ECM: In search of free jazz and free expression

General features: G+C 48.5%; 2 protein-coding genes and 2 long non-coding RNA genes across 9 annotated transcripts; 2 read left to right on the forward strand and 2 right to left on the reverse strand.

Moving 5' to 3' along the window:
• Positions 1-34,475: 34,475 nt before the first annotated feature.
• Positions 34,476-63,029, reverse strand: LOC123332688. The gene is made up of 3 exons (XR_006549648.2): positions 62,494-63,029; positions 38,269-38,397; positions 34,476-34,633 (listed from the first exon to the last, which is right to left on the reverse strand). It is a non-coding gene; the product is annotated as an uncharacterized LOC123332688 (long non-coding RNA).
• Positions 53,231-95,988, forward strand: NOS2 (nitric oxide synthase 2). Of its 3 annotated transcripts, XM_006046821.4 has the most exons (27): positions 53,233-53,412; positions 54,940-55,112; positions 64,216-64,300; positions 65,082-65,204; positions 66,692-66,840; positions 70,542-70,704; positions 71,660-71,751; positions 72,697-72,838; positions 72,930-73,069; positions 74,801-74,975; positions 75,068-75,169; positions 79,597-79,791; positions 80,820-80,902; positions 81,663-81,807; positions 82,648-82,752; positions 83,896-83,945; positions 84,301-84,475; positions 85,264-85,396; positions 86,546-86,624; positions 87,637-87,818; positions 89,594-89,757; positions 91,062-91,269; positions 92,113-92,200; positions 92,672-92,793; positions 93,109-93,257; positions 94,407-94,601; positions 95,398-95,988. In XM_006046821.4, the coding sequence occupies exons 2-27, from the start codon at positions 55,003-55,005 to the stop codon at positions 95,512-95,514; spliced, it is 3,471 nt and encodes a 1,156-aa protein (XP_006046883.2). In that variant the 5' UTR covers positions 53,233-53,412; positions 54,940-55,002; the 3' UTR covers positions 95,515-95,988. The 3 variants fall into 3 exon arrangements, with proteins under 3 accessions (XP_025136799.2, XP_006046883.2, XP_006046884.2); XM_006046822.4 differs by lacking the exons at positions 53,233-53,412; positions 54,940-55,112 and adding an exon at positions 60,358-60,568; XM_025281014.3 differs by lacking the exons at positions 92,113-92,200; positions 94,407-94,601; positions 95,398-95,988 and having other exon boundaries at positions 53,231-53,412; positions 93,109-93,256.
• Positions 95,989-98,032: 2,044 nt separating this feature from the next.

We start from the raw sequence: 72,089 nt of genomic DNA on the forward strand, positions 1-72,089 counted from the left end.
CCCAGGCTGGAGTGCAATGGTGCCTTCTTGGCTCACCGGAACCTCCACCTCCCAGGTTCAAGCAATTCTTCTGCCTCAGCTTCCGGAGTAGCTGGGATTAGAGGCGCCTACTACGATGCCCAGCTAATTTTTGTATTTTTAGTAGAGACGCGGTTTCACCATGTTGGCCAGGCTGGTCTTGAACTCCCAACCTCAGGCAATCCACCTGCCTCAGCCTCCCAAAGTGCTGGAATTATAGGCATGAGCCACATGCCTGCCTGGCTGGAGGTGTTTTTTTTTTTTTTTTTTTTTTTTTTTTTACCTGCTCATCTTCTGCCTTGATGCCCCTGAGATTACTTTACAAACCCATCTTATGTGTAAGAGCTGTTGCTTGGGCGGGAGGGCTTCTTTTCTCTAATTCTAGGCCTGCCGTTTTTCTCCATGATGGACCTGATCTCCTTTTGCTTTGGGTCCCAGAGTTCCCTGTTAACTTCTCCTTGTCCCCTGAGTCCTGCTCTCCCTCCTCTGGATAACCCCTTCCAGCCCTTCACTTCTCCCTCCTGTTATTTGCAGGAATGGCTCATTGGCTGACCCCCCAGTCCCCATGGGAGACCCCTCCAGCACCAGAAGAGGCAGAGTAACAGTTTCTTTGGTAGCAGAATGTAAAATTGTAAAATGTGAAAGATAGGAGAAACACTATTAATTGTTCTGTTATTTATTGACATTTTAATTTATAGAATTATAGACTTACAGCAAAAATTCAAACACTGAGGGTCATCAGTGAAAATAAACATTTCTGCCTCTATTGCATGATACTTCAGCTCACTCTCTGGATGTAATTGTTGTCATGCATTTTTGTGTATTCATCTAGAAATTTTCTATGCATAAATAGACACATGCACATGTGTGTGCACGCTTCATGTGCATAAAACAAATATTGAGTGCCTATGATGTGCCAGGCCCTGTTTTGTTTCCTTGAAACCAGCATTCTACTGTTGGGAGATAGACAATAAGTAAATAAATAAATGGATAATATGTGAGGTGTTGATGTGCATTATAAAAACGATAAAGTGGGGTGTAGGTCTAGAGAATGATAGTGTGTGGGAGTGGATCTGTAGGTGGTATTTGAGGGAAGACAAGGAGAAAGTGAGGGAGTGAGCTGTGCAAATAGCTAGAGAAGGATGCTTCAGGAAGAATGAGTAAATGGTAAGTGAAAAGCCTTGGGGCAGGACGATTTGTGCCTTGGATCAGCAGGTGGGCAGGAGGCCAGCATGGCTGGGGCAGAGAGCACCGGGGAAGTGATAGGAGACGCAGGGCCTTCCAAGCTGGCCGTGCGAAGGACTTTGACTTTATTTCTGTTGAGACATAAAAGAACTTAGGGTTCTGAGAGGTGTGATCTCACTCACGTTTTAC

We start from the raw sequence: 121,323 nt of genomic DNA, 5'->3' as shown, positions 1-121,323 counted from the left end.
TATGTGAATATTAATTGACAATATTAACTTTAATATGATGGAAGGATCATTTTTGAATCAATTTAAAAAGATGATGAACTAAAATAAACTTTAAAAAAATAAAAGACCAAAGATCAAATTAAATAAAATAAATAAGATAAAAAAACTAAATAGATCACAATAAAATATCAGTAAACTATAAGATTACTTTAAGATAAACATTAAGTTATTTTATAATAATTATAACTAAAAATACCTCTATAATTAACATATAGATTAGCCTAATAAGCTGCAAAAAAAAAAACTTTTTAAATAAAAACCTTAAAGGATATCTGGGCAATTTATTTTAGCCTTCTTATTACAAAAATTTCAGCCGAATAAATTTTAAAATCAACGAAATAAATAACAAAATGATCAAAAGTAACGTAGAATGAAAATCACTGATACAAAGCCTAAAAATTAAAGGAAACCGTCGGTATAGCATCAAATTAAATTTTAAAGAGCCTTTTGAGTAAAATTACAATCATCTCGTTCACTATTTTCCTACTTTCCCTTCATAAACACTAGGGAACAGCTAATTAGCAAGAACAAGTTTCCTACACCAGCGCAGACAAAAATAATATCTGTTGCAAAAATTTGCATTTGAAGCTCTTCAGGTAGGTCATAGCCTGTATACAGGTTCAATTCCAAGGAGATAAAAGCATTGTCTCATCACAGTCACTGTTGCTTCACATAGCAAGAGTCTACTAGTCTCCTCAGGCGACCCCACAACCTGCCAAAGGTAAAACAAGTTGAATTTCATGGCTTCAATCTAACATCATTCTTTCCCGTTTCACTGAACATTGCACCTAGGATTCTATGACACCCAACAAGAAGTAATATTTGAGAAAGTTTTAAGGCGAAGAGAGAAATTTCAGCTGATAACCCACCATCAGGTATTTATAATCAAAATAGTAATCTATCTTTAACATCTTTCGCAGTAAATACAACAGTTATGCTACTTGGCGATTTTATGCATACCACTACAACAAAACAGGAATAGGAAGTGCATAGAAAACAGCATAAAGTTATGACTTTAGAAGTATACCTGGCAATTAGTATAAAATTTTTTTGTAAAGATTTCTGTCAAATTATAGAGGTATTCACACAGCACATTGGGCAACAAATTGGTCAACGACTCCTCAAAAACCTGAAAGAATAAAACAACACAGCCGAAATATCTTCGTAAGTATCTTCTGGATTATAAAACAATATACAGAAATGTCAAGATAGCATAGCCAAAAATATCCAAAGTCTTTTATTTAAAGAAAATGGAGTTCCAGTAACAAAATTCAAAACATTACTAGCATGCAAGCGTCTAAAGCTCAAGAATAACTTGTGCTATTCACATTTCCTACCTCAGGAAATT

Manfred Eicher discusses his genre-defying label ECM, home of Keith Jarrett, Arvo Pärt and priceless recordings of free jazz greats. On 9 July Manfred Eicher will be 70. He does not look his age, more like an amiable ascetic with a tidy moustache, medium-length grey hair, dressed in a shirt and jeans. Not a man of many words, his eyes casting slightly anxious glances here and there, but he is very attentive to others. In 1969 he founded Edition of Contemporary Music, aka ECM, in Munich. Okwui Enwezor, the head of Munich's Haus der Kunst, recently curated ECM – A Cultural Archaeology, assisted by historian Markus Müller. The exhibition has been a huge success, but what is there to show about a record label? Does ECM represent a work, an action, perhaps even an exception? "No," Eicher replies gently, "it's my life. What matters to me is the sense of being alive every day." So what was it all about? A retrospective, an installation, a display of record sleeves, photographs? "I'm not sure Munich remembers us," Eicher adds. He often says "us".